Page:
Gemini Man review: two Wills, not many thrills

Two Big Willies come together in Gemini Man, but is it one giant flop or a triumph of the Wills?

Darren Lemke’s concept for Gemini Man has been knocking around Hollywood since 1997, with everyone from Harrison Ford to Sean Connery being linked to the leading role(s). Now, the flick has finally come together with Will Smith starring and Ang Lee directing, and the Life Of Pi helmsman has made the most of modern technology to put this idea on the big screen. The results are mixed, but the fact this film exists at all is worth celebrating, especially after all that time in development hell.

At the heart of the adventure is Smith’s Henry Brogan, an assassin on the verge of retirement who is beginning to feel remorse about his life of violence. Henry has been struggling to look at himself in the mirror of late, which adds a sense of emotional importance to the outlandish sci-fi event that’s about to occur: the mirror comes to him, with Henry being forced into conflict with a young clone of himself. Sent to kill his older self by the government that Henry has grown to distrust, this ‘Junior’ version of the character is the perfect sparring partner for the original.

Sadly, some of their fights are quite easy to get lost in – shaky cam and dimly lit rooms don’t make a great combination, and the high frame rate shooting style also gets a bit distracting at times – but there is one standout sequence in which a motorbike chase evolves into a chopper-enhanced fistfight. Ang Lee’s decision to shoot in native 3D stands out for good reasons in this scene, with the enhanced depth-of-field adding extra-thrilling feelings to the tight alleyways and high-speed movements. At other times, though, the 3D feels utterly superfluous and the 100fps frame rate makes dialogue scenes look more like home video or old TV movies than a proper blockbuster event.

Of course, the main visual element that we should be talking about is the clone. Lee and the team at Weta Digital have done their best to build a bridge over the uncanny valley here, reconstructing the 23-year-old Smith from scratch in the digital realm. Much like the creatures in the recent The Lion King remake, the younger Smith is a 100% digital creation, although Smith did provide the performance capture (in the same way that Andy Serkis provides a visual reference for his apes, Gollums and other CGI characters). There are times when you totally buy into this digital character as a real person, but there are also moments when he stands out too much, appearing like a character from a video game that’s been dropped into a live-action scene. A bit like the digital Grand Moff Tarkin in Rogue One, the young Will Smith often looks great in reflections, or in darkness, or through smoke – but when you see him in broad daylight for a close-up, it’s easier to spot the fakeness.

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A great story might help to distract viewers from the visual niggles, but sadly Gemini Man doesn’t have one of those. It’s a fairly straightforward tale from start to finish, and it has a surprising amount of padding for a film that’s running time clocks in at under two hours. Did there need to be three different faces for the villainous Gemini organisation, or two separate scenes in which the core cast sit in a private jet on their way from one location to the next? And although Ang Lee brought his unique sensibilities to the action (look out for some Wuxia-infused moments), his thoughtful side seems to be missing – the script steers clear of tackling heavy ideas such as nature versus nurture. For a film with this many years of development behind it, you still get a sense that a few more redrafts might’ve helped.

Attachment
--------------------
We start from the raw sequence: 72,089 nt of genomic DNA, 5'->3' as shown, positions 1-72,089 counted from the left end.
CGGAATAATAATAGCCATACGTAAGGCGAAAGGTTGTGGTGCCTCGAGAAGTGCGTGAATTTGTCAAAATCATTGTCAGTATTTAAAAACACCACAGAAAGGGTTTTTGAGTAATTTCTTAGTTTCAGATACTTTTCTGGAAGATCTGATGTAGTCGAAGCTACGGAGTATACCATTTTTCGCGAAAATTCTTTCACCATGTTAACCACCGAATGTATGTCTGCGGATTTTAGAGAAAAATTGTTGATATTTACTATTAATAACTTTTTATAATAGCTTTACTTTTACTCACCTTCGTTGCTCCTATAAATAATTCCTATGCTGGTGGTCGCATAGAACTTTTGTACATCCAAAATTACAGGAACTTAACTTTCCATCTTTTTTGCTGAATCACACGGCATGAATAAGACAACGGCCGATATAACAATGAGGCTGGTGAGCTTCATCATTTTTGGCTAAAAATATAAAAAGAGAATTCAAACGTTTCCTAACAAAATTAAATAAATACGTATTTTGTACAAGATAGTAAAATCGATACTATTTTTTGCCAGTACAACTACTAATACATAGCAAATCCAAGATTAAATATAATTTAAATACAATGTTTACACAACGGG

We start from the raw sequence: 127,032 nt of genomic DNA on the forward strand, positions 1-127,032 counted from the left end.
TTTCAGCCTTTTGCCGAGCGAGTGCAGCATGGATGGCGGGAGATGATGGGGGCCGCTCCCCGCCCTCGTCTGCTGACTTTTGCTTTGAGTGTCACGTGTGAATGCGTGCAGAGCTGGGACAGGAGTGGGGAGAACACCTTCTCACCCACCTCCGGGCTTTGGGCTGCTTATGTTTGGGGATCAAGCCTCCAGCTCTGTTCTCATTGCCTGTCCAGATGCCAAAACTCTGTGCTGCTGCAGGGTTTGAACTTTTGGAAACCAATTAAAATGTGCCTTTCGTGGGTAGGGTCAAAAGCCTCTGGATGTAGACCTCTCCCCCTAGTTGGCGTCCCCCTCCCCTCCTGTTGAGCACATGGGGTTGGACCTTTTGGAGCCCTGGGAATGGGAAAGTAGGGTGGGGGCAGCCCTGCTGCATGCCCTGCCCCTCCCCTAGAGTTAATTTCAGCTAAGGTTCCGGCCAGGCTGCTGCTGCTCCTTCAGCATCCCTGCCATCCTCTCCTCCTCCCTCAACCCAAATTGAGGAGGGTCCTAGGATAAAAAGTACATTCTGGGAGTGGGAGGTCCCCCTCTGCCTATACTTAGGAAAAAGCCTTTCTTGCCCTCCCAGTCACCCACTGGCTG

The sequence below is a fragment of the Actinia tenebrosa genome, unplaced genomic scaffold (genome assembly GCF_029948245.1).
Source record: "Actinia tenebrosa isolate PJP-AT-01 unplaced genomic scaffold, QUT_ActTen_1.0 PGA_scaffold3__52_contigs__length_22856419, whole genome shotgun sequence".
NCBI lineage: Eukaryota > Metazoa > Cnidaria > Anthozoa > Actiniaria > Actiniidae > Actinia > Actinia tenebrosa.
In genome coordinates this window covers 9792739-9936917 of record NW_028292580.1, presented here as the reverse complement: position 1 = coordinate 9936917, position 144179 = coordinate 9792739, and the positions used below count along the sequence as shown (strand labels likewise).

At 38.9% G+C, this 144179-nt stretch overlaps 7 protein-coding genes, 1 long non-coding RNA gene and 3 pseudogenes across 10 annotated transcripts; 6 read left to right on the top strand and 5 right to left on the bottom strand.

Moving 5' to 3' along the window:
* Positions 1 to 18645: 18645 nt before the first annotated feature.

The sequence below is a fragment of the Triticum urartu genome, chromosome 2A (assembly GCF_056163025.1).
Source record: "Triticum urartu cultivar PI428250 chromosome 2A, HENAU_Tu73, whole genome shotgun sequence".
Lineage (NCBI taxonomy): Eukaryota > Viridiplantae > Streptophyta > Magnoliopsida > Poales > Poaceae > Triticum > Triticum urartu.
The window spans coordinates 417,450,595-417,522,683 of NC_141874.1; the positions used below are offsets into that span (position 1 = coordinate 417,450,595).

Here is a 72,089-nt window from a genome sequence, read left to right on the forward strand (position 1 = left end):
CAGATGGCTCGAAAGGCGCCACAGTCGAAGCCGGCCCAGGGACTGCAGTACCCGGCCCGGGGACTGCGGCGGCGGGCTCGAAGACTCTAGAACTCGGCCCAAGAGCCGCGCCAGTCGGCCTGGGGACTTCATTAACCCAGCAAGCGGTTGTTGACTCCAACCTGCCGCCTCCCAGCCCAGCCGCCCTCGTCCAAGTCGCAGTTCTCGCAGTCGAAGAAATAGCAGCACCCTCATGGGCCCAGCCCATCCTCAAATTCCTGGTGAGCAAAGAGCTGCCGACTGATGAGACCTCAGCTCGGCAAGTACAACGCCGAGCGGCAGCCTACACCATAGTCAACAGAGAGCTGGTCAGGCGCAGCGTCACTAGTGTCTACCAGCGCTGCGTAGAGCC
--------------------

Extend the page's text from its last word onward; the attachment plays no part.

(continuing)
Thankfully, there are lots of likeable people in the cast that give you things to focus on between the clone fights: Doctor Strange alum Benedict Wong plays Smith’s BFF from back in the day, and future Birds Of Prey star Mary Elizabeth Winstead portrays a very capable agent that gets caught up in Henry’s drama – both actors bring their usual charms, albeit with a slightly muted feeling like they’re trying not to pull focus. Only Clive Owen, as the big boss of Gemini, seems to have gotten the memo that this is a very 90s movie that was at one point going to star Nicolas Cage – channelling something of the absent Face/Off star, Owen chews any scenery he can get his mitts on and flipflops repeatedly between snarling villain and wannabe-father-figure to Junior.

Speaking of Junior, although he doesn’t always look fully real (at one point he licks an ice cream and it is just weird), there is something quite special about what he represents: a chance for Will Smith to portray a young man that isn’t a fresh prince, a man in black or some other sort of cool dude. Unlike the adult Henry (a classic Will Smith hero with shades of Deadshot from Suicide Squad), Junior is shy, awkward and unsure of himself – the sort of character that young Will Smith, in real life, never got the chance to play in a big blockbuster movie. He’s often hampered by naff dialogue, with Henry and Junior taking the time to overtly explain the themes of the movie to each other, but this is still an emotional young Will Smith performance that we never would’ve been able to see if it wasn’t for mind-bending technological advances.

This is far from a perfect movie, then, but there are still plenty of reasons to be happy it exists. After 20 years in development hell, Gemini Man is ready to strut into cinemas boasting one great action scene, some cheesy Clive Owen fun and a strong emotional performance from a digital version of 23-year-old Will Smith. It won’t be remembered as a classic, but we’re glad Gemini Man finally got made.

Gemini Man hits UK cinemas on 11 October.

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3 out of 5